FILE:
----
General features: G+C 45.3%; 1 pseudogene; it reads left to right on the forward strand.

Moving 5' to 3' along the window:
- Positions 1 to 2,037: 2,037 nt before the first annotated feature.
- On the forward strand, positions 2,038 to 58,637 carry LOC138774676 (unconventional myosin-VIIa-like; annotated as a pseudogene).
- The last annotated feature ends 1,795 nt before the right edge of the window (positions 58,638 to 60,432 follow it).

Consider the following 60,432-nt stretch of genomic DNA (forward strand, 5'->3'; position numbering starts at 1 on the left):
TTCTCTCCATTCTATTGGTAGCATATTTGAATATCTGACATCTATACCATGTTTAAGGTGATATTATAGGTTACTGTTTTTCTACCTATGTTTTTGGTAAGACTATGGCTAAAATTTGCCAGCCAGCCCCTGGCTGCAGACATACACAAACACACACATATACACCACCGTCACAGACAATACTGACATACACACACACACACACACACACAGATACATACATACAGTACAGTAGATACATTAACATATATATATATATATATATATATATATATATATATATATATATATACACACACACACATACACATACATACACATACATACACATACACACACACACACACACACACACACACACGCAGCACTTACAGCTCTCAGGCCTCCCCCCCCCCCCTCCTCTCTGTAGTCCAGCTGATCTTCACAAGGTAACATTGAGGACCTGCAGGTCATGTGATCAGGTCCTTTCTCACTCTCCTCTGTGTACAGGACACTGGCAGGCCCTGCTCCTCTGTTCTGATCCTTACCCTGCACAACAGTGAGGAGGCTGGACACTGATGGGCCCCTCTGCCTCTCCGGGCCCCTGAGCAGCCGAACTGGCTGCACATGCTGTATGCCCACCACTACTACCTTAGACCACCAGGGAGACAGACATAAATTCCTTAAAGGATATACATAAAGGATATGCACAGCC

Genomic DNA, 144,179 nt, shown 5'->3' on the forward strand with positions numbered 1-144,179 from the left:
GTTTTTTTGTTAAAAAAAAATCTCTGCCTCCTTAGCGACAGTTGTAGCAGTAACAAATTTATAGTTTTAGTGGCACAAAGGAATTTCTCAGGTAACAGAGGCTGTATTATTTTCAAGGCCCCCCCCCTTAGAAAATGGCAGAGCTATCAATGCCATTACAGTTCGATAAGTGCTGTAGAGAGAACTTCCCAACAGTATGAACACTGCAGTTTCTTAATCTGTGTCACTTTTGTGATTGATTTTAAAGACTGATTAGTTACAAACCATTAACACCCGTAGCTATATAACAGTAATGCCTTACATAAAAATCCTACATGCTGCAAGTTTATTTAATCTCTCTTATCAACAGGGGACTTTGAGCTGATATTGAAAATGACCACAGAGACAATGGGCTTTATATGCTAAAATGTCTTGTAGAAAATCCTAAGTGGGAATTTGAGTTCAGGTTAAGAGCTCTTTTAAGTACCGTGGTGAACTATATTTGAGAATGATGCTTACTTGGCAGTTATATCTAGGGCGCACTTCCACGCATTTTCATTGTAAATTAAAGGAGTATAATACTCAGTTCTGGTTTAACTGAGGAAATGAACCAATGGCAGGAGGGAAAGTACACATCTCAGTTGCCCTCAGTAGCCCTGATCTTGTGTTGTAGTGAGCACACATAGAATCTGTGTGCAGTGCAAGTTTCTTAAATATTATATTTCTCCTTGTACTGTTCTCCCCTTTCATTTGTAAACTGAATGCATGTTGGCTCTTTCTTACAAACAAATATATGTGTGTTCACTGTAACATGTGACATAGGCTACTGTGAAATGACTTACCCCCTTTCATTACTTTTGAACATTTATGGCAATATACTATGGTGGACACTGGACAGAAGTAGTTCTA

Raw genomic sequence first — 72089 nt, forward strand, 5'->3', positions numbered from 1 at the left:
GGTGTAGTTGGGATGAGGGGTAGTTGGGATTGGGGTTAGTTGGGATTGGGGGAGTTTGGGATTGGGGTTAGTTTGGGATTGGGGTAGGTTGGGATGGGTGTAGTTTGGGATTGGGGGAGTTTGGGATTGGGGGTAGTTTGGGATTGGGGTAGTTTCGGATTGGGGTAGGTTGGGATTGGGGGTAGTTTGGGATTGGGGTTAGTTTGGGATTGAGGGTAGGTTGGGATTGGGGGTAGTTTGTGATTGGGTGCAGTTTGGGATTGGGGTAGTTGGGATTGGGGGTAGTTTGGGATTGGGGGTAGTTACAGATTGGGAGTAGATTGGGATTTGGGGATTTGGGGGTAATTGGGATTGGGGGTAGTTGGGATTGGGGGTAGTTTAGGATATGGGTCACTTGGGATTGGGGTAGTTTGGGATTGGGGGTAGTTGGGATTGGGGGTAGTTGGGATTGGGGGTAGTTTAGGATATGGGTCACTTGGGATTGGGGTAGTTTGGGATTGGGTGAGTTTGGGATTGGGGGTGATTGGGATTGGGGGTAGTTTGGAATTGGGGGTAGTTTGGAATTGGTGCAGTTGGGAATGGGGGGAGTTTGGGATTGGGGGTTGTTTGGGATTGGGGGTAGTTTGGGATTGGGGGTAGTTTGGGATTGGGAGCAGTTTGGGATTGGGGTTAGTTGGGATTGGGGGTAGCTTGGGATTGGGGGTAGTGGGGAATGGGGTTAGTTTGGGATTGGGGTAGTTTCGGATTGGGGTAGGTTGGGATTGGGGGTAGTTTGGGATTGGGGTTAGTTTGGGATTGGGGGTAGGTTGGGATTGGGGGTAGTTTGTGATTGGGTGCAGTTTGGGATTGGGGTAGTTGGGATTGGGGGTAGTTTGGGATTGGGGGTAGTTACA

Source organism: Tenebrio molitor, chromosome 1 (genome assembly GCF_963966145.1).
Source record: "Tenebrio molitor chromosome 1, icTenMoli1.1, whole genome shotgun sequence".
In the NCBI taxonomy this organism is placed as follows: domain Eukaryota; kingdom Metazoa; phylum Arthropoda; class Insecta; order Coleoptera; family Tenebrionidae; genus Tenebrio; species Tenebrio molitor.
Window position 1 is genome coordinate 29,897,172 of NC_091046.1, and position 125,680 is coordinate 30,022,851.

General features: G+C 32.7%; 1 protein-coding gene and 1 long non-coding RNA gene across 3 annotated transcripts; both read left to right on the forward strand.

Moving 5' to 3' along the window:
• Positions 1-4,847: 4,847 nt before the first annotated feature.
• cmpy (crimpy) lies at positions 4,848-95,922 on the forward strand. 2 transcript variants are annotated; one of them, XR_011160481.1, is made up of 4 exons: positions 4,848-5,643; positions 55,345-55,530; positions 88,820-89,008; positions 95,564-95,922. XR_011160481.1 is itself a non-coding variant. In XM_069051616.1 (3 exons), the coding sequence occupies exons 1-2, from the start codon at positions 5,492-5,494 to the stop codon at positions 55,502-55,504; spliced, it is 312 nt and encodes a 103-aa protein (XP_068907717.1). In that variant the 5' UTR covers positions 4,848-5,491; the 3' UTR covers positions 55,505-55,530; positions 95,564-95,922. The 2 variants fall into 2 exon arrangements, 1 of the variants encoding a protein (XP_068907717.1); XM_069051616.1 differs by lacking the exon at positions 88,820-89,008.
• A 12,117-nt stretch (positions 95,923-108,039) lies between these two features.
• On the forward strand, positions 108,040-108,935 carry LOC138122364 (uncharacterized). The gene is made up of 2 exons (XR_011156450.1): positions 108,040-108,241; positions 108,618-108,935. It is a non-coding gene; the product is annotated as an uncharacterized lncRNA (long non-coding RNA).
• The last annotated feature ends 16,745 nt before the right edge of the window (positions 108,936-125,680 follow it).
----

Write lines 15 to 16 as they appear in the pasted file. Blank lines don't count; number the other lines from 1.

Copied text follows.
Window position 1 is genome coordinate 29,897,172 of NC_091046.1, and position 125,680 is coordinate 30,022,851.

General features: G+C 32.7%; 1 protein-coding gene and 1 long non-coding RNA gene across 3 annotated transcripts; both read left to right on the forward strand.